Egg freezing has increasingly become a social choice for many women.

Women are now more aware of their own biological clock and want to give themselves the best chance to have a child later in life with their own biological eggs. Women are taking matters into their own hands. They’re no longer at the whim of a man’s indecisiveness. Women are feeling empowered at being able to exercise a degree of control over their own fertility, even if life circumstances prove a challenge to starting a family when they may want.

What are the facts about egg freezing and when should you do it?

Egg freezing involves the same principles as IVF, your ovaries are stimulated with injections that will make them produce several eggs in one go. When these eggs are mature, they are collected via a short operative procedure that involves using a needle into the vagina and then the ovaries, to aspirate and collect all of the eggs. These eggs are then frozen and preserved for use later on, when they are thawed, fertilised and used to create embryos that can then be used for implantation.

The duration of stimulation varies depending on your response. It’s different for everyone, but on average the process takes between a few days to two weeks. During this time you are monitored with blood tests and scans and encouraged to keep well hydrated, maintaining a healthy lifestyle and avoiding over-vigorous exercise due to the ovaries swelling in size.

Eggs are only allowed to be frozen for ten years

Current law in the UK only allows a woman to store her frozen eggs for a maximum of 10 years, unless there is evidence that a woman is at risk of premature menopause, for example, due to cancer. In this case, eggs can be frozen up to the age of 55.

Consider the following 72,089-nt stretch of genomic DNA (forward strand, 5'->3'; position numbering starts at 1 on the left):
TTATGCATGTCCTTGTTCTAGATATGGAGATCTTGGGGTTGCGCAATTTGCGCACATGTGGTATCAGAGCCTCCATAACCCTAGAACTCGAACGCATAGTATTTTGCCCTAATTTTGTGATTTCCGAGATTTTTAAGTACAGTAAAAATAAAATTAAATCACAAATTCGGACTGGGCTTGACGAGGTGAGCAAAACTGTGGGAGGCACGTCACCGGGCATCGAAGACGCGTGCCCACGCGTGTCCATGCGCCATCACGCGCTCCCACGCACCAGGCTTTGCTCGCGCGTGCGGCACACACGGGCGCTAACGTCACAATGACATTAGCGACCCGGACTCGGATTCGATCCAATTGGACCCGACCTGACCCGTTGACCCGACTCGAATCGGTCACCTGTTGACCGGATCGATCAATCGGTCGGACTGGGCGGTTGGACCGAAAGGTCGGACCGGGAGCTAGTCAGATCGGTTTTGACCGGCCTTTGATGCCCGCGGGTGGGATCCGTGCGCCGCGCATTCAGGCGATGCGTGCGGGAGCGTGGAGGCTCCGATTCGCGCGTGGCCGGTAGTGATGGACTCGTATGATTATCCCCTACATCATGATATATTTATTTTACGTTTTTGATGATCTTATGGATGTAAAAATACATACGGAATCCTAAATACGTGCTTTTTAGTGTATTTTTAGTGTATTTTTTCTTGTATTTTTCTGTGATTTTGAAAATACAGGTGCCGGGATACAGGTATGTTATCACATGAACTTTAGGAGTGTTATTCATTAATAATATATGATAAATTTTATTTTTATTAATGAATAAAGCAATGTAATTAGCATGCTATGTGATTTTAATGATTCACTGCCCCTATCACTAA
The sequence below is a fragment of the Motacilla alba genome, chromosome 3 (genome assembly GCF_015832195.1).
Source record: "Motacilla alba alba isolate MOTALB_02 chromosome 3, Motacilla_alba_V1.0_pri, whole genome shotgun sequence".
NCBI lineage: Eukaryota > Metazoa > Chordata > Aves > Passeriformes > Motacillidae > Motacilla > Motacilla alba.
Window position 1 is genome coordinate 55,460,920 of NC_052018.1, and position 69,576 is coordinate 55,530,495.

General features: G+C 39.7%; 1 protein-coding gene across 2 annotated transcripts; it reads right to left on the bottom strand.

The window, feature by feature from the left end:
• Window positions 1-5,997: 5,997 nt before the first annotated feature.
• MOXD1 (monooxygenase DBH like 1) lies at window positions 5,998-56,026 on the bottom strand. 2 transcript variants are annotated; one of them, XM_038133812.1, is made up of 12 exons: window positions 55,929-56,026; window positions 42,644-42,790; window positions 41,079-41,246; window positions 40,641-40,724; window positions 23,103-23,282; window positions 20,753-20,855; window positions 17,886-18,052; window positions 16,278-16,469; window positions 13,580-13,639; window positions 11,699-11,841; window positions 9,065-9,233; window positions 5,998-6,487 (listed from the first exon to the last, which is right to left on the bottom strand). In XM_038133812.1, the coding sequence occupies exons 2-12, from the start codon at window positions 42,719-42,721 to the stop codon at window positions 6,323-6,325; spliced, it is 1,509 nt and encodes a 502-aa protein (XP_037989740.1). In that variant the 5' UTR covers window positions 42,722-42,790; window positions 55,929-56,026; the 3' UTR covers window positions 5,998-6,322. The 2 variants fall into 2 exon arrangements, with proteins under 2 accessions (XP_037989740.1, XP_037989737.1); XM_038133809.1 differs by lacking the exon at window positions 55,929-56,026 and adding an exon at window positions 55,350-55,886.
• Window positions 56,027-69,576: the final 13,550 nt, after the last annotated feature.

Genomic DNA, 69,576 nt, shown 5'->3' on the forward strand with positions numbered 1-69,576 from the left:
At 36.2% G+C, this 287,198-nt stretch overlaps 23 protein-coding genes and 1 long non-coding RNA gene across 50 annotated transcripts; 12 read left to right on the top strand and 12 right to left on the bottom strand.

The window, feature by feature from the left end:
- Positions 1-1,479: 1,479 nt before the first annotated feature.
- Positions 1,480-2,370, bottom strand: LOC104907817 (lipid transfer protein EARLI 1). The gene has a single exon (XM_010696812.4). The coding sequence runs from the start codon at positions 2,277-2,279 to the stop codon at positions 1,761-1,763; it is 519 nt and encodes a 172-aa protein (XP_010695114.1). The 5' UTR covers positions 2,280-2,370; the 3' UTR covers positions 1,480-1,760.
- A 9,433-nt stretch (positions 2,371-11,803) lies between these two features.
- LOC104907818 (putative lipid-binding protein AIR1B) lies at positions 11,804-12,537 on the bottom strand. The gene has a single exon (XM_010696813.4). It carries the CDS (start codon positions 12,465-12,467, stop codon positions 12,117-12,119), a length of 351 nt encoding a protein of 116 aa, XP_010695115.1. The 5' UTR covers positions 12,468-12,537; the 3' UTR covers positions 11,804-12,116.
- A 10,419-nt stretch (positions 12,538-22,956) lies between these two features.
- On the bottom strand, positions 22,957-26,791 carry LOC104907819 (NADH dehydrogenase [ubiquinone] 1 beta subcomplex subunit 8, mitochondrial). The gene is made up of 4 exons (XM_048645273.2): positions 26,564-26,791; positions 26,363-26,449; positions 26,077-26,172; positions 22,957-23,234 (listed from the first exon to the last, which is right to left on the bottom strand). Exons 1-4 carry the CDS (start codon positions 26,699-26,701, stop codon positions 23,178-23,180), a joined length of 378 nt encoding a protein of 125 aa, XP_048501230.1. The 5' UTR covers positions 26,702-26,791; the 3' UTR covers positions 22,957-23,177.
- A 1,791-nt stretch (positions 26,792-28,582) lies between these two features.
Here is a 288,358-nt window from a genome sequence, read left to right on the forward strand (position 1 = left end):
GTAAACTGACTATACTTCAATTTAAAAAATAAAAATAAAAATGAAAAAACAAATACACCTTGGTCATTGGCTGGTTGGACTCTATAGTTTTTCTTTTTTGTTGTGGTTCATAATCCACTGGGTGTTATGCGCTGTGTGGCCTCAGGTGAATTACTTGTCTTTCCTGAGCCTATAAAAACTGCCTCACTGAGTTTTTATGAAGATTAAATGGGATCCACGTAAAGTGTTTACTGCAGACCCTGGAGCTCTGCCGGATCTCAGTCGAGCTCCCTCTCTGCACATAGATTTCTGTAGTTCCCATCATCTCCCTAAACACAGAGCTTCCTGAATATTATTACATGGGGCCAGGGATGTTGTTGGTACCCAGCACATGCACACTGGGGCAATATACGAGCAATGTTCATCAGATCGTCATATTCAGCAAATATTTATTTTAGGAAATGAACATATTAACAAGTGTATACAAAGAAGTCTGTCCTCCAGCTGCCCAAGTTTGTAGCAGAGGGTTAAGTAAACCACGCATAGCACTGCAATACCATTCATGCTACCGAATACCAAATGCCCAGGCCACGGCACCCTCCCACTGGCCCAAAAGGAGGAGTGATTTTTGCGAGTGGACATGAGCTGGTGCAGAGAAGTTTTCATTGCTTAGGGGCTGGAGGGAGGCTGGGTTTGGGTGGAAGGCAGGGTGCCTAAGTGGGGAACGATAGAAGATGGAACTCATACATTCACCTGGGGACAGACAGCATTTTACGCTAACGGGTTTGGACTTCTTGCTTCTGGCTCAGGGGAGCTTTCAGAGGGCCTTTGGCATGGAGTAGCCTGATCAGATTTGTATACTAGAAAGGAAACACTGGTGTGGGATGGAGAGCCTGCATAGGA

There is a campaign to try and extend the egg freezing limit for all women, in particular as women are likelier to have egg freezing when younger to optimise their chance of success, but at the moment, if a woman freezes eggs in her mid-twenties, her egg storage limit would expire by her mid-thirties, yet not all women will necessarily want to have children by that age.

Egg freezing is expensive

Egg collection and freezing is expensive and costs between £3000 to £5000 in the UK. Storage costs are extra, around £150 to £400 a year. As all women have different ovarian reserves and are of a different age when undergoing the procedure, some may need more than one round of ovarian stimulation. This is enable the collection of enough eggs to be able to give themselves a decent chance of conception. On average, we estimate that having 15 eggs for storage should allow a good chance but, again, it must be stressed that this number will vary depending on age.

As well as being expensive, the process of egg freezing and IVF can often be emotionally and physically challenging so it’s important to consider confiding in someone you trust to help support you in this process.

Take the pressure off by preserving your fertility

Feeling that you’ve done what you could to help preserve your fertility can suddenly take a lot of pressure off. It can be very empowering, giving you a new perspective and a positive attitude to the future. It can often be a great time to start a relationship, where you can focus your attention on whether this person is right for you, rather than how soon you need to start having a family.

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